As our industry works together to grow a healthier world, it’s critical to stay on top of current trends and issues, both inside and outside of the industry. PMA CEO Cathy Burns shared these insights at the State of the Industry address at Fresh Summit.
Nearly two-thirds of global consumers prefer to buy goods and services from companies that stand for a shared purpose, Accenture found. Sixty-five percent said their purchasing decisions are influenced by the words, values and actions of a company’s leaders. Sixty-two percent said they are attracted to organizations committed to improving the environment.
As business leaders and policymakers grapple with important issues such as climate change and plastics, consumers worldwide are demanding more corporate social responsibility and sustainable practices.
According to PMA member and consumer focus groups, we found that how and where we, as business leaders, talk about sustainability doesn’t necessarily line up with what consumers are interested in.
Consumers are focused on packaging, waste, and energy, while growers and suppliers often talk about water and soil health. In fact, the biggest issues that resonate with consumers are zero waste and energy efficiency.
If you are passionate about sustainability, stay tuned as we will soon launch a toolbox to assist our members in recognizing sustainable business practices and communicating their stories.
Here, consumers are reducing their time online and cutting down on their social engagements to reconnect with themselves and rejuvenate their mental wellbeing.
Research by the World Economic Forum found that increases in fruit and veg consumption are linked to increases in self-reported mental well-being and life satisfaction over a 5-year period. Meanwhile on the floral side, several start-ups are capitalizing on improving consumers’ mental states through home delivery of plants by appealing to the stress and anxieties younger generations feel.
This notion of plants bringing joy and happiness to consumers was one PMA explored in our groundbreaking consumer study that examined the functional and emotional drivers behind floral purchases.
We found that while there is appreciation for fresh flowers among consumers, traditionally U.S. floral sales haven’t been as robust as they are elsewhere in the world, unlike the overall cultural acceptance and everyday use of flowers in Europe.
Our industry, regardless of where we fall in the supply chain, must understand the end consumer.
To that end, we are tracking three megatrends that are reshaping consumer lifestyles and purchasing decisions: rapid urbanization, an aging population and accelerating migration.
The urban population is expected to increase 25 percent by 2030, which is nearly twice the pace of total population growth during the same period. Mature age groups will increase the fastest, with people aged 65 and older accounting for 13 percent of the world’s population (or 1 billion people). In the U.S., they will represent 19 percent of the population.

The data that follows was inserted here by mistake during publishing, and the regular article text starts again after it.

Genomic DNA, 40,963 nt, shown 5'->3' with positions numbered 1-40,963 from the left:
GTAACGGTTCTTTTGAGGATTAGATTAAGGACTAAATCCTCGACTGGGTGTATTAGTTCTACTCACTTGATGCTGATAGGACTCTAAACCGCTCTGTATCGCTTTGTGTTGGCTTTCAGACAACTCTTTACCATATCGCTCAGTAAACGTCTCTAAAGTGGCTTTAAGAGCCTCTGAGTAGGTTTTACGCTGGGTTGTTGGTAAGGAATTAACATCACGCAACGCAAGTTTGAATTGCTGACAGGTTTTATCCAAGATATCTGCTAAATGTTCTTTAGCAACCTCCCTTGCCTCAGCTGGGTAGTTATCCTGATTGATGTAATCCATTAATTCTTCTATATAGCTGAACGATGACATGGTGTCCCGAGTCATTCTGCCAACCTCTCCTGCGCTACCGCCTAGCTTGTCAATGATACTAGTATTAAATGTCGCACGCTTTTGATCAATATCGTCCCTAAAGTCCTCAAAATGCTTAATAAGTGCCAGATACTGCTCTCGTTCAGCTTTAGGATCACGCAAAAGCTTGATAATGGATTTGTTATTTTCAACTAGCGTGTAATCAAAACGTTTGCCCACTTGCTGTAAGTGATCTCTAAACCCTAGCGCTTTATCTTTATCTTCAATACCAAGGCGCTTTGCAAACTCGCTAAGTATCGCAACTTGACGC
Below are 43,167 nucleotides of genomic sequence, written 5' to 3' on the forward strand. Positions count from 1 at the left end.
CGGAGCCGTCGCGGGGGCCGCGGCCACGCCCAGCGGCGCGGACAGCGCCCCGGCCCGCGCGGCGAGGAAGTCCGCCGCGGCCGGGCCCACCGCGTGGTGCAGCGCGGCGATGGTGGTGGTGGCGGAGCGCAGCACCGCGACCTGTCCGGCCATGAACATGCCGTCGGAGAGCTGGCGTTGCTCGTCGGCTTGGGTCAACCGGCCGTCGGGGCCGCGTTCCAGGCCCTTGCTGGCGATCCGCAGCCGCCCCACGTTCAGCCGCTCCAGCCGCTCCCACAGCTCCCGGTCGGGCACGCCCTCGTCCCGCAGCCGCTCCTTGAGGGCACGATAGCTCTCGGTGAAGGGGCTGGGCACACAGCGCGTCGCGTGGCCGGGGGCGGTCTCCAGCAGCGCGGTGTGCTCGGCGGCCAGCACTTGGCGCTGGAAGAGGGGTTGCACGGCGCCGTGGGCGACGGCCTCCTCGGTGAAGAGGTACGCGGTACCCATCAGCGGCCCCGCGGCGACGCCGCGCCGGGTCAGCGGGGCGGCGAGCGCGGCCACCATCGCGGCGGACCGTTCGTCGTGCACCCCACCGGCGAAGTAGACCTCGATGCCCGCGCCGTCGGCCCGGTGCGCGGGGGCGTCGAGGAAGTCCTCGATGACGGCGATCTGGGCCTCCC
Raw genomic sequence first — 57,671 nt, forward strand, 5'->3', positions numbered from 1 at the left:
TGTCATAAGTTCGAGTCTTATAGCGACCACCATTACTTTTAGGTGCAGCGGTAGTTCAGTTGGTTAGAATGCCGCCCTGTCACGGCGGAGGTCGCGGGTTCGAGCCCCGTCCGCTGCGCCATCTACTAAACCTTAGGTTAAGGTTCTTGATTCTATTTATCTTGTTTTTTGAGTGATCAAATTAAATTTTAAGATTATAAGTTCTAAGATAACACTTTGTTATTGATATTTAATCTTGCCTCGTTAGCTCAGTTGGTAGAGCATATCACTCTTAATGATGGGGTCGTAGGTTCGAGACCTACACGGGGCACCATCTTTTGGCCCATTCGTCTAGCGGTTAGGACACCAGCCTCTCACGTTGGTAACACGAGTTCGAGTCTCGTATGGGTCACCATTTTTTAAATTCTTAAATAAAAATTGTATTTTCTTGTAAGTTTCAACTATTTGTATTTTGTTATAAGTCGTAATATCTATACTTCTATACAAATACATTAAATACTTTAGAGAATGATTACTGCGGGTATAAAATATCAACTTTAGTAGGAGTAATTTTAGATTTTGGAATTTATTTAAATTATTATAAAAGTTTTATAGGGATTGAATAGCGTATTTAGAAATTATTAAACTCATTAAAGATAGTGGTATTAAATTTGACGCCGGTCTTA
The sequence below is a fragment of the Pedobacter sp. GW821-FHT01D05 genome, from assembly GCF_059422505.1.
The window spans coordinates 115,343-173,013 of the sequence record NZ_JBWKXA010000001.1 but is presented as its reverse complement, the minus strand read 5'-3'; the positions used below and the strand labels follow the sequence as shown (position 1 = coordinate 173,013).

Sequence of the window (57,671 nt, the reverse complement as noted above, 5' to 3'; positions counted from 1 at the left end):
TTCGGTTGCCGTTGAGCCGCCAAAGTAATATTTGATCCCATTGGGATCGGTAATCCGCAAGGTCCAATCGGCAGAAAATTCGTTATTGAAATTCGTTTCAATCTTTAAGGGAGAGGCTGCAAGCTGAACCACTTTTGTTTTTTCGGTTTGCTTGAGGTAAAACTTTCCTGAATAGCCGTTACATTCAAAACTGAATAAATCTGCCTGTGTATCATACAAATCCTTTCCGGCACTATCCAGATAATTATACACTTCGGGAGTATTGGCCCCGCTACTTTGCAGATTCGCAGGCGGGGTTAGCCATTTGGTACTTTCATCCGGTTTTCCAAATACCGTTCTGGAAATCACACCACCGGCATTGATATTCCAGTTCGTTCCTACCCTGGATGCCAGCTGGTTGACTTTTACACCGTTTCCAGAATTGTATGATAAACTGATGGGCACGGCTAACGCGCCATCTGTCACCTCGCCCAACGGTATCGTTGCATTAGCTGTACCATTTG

These three mega-trends will impact the food industry and, to help our members understand more about select international markets, we have released our Global Market Tracker.
There is also a new suite of reports on drivers and barriers for produce consumption in Australia, Brazil, China, South Africa, and the U.S. These can be used to make decisions, develop strategies and meet consumer demand.
As younger generations join the workforce, we must become more strategic in our approaches to accommodate the talent we need now and in the future.
Talent is a business strategy which must be viewed as a horizontal platform that cuts across your whole operation.
You need to get the right people at the table to not only fulfill your need for skills, but also a receptive culture where innovative ideas and winning strategies can thrive and flourish.
According to Deloitte’s latest study, 84 percent of CEOs said they need to rethink their workforce experience to improve productivity. Rethinking the workforce experience includes reskilling existing employees through training and education programs.
Thirty percent of millennials say businesses have the greatest responsibility for preparing workers, followed by educational institutions. But Gen Z reverses this, with 36 percent saying the responsibility lies with colleges and secondary educational schools, then businesses.
Among Gen Z workers analyzing potential jobs, opportunity for growth was the No. 1 factor they considered, followed by work-life blend, and compensation.
Product recalls and foodborne illness outbreaks continue to affect consumer confidence in our food supply. If we do not correct the produce safety problems in our industry, there will be continued erosion of consumer trust.
Our new online Essentials in Produce Safety program is designed to help strengthen your businesses through training that ensures the latest produce safety best practices are being understood and applied by your employees and supply chain partners.
This year has seen a continued emphasis on technology. Sometimes this focus is for in-store logistics, and at other times it is simply about making consumers’ lives easier.
Euromonitor predicts that technology will continue to revolutionize the in-store experience for consumers by giving them more opportunities to engage with products.
As an industry, we should continue to focus on who has access to technology and how development is funded. This is one of the many reasons PMA has entered a 3-year strategic global partnership with SVG Ventures to connect growers with cutting-edge technology solutions.
The innovations made possible by our collaboration will be critical next steps to addressing the big questions of how we overcome current food production issues and feed our growing world.